The IRS is doing fewer audits
Paul Kiel did a piece for ProPublica in May 2019 headlined “It’s Getting Worse: The IRS Now Audits Poor Americans at About the Same Rate as the Top 1%,” and if you read the piece — well, that’s what it says. If you delve into the details, I think this isn’t quite right (more on this later), but it is true that audit rates for the top one percent have been declining fast.
His October followup, by contrast, struck me as having a sort of unfair headline: “IRS: Sorry, but It’s Just Easier and Cheaper to Audit the Poor.”
That made it sound like the IRS is just being lazy or making excuses for itself, but Kiel’s reporting makes it pretty clear that the IRS is correct. Doing a forensic audit on a rich person’s tax return requires time and specialized skills, and the agency has been deliberately deprived of those things since the 2010 midterms:
For now, the IRS says, while it agrees auditing more wealthy taxpayers would be a good idea, without adequate funding there’s nothing it can do. “Congress must fund and the IRS must hire and train appropriate numbers of [auditors] to have appropriately balanced coverage across all income levels,” the report said.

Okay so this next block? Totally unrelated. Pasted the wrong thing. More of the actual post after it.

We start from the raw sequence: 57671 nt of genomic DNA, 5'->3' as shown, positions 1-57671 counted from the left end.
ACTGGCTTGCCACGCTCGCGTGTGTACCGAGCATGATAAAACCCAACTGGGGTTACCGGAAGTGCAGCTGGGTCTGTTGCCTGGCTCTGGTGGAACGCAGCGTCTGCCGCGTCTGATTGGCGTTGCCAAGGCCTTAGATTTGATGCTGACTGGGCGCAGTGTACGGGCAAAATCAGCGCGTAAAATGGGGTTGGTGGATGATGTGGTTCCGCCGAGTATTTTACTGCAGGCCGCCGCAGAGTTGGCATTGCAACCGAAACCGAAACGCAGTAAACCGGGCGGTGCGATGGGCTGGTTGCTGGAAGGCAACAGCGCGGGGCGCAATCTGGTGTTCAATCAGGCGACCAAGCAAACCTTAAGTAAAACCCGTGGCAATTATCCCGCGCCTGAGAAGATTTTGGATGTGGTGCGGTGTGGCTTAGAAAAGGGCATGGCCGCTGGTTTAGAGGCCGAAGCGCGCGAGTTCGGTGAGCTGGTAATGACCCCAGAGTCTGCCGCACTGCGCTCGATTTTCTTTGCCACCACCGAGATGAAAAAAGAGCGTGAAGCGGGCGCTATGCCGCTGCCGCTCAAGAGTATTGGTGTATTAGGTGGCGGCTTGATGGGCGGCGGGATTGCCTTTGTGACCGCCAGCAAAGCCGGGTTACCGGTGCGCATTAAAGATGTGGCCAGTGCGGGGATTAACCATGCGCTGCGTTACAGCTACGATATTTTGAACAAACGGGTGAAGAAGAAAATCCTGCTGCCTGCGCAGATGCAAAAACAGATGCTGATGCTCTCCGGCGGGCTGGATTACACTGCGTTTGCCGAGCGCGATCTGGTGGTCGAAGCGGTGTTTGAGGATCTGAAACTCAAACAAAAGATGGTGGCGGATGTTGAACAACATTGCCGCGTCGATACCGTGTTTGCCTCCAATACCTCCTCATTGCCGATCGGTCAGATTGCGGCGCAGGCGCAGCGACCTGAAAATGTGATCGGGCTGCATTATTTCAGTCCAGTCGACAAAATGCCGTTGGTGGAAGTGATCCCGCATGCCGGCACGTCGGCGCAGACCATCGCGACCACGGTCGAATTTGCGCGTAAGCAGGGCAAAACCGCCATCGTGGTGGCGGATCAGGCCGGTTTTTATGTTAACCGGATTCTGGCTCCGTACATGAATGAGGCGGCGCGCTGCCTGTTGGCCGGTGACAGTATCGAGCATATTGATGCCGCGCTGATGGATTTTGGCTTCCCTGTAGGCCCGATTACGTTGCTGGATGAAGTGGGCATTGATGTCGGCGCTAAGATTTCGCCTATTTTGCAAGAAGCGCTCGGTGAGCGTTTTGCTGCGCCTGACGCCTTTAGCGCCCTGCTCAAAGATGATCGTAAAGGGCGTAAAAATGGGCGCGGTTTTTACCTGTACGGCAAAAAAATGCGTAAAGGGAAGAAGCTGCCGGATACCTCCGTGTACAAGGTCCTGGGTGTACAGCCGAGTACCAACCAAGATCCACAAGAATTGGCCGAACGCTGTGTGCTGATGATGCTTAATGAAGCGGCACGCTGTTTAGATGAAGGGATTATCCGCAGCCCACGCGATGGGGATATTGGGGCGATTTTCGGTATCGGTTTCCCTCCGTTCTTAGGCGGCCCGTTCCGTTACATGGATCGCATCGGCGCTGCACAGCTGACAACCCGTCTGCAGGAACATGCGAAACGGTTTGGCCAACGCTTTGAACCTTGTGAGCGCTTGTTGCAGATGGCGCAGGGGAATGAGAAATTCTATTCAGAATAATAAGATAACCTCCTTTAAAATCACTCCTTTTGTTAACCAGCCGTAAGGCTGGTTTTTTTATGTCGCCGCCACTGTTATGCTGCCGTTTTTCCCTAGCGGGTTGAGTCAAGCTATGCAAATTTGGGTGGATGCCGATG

Since 2011, Republicans in Congress have driven cuts to the IRS enforcement budget; it’s more than a quarter lower than its 2010 level, adjusting for inflation.
Recently, bipartisan support has emerged in both the House and Senate for increasing enforcement spending, but the proposals on the table are relatively modest and would not restore the budget to pre-cut levels. However, even a proposed small increase might not come to pass, because it’s unclear whether Congress will actually pass any appropriations bills this year.
And when you look at the numbers, it’s not as if the IRS is auditing the poor instead of auditing the rich. They are simply auditing less, with a disproportionate fall in the more complicated cases: